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January 31, 1997

LUIS LIRIANO, Plaintiff, against HOBART CORPORATION, Defendant. HOBART CORPORATION, Third-Party Plaintiff, - against - SUPER ASSOCIATED, Third-party Defendant.

The opinion of the court was delivered by: SCHEINDLIN



 Following a jury award to plaintiff in the amount of $ 1,352,500, the parties were unable to agree on the discount rates to be applied pursuant to Article 50-B of the New York Civil Practice Law and Rules. See N.Y.C.P.L.R. § 5041 (McKinney 1992) ("Article 50-B"). For the reasons set forth below, I find that a discount rate of 5.82% should be applied to the lost wages award, 6.2% to the pain and suffering award, and 6.48% to the medical expenses award.

 Factual Background

 This lawsuit stems from on-the-job injuries sustained by Luis Liriano ("Liriano") when his hand was caught in a commercial meat grinder in 1993. As a result of this accident, Liriano suffered an amputation of his dominant right hand and part of his forearm. At the time Liriano suffered these injuries, he was seventeen years old and employed by Super Associated ("Super"), a grocery store in the Bronx.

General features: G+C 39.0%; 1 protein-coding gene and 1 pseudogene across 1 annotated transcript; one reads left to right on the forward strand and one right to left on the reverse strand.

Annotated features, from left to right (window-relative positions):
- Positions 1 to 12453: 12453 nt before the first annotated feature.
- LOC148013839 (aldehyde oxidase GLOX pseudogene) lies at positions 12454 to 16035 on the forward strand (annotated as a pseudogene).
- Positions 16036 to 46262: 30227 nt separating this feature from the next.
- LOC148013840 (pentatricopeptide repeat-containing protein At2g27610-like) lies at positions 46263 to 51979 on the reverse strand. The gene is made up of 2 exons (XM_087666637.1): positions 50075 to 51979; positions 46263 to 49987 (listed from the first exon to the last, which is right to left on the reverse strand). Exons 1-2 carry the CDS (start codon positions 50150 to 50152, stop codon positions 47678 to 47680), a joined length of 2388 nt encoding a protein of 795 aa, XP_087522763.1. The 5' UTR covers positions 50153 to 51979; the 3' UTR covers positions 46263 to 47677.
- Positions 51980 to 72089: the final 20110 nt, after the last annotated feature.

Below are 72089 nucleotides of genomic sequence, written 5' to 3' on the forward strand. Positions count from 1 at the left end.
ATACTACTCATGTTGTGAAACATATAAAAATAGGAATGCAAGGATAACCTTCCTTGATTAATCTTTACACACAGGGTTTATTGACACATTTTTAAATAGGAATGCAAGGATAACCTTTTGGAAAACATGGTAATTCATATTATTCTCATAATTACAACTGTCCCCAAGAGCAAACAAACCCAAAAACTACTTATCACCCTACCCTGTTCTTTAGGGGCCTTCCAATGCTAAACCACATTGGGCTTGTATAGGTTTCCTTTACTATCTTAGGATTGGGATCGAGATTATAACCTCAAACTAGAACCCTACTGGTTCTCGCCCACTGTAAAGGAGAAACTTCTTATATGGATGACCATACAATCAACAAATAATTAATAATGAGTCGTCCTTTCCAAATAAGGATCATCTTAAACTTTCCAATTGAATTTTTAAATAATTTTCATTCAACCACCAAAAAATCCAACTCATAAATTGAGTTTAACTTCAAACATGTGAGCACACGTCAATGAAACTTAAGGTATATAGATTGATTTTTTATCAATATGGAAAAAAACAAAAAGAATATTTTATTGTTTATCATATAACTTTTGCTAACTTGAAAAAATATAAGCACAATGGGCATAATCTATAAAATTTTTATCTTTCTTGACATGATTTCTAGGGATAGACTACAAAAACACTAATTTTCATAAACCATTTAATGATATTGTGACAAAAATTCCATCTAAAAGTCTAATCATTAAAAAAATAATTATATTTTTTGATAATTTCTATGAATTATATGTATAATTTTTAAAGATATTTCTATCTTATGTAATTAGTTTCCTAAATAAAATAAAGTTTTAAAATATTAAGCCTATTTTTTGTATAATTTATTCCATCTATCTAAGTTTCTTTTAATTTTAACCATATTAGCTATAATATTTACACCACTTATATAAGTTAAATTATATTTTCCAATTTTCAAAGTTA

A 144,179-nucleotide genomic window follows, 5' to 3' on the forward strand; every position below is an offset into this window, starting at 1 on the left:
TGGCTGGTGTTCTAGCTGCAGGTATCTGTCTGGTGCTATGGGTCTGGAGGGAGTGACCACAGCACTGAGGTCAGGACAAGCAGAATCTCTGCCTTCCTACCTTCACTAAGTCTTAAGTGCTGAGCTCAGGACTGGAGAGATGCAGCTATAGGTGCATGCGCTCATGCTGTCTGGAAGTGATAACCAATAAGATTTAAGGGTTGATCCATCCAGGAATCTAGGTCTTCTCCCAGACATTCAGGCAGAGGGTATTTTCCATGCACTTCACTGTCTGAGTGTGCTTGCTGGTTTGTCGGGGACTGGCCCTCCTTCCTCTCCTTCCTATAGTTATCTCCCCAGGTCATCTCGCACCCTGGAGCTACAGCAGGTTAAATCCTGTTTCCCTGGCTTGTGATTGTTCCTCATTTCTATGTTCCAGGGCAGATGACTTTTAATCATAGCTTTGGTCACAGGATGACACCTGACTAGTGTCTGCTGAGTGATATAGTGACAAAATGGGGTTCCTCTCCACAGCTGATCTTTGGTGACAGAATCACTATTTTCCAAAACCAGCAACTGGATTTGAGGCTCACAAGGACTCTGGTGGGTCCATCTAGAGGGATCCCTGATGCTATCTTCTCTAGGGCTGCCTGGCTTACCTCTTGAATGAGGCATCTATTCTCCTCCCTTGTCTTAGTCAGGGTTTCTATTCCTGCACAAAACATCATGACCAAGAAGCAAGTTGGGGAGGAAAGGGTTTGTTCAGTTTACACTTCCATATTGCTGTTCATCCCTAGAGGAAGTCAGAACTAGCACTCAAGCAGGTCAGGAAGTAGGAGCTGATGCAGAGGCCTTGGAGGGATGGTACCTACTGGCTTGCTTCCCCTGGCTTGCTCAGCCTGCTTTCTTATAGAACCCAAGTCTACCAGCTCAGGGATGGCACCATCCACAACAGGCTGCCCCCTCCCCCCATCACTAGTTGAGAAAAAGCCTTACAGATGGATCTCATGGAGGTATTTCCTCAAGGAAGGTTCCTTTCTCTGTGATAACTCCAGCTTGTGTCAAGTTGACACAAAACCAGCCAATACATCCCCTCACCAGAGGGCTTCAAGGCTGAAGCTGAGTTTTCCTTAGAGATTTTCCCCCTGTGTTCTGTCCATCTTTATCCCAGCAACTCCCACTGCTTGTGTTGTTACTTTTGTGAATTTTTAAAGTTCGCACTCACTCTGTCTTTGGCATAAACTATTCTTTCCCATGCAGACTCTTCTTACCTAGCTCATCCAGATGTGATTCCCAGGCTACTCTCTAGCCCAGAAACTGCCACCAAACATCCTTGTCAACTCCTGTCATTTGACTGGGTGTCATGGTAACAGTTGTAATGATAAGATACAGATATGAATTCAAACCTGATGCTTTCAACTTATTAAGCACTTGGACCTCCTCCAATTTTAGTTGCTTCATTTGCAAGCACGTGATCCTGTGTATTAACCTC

Liriano sued Hobart in 1994, alleging that Hobart was negligent for failing to warn users of the dangers of operating its machine without a guard. Hobart denied any culpability, insisting that no warning was required because removal of the guard was not foreseeable and because the dangers of operating the machine without a guard were obvious. Hobart also filed a third-party complaint against Super, contending that if Hobart was liable, then Super's removal of the guard constituted an intervening event which caused the accident.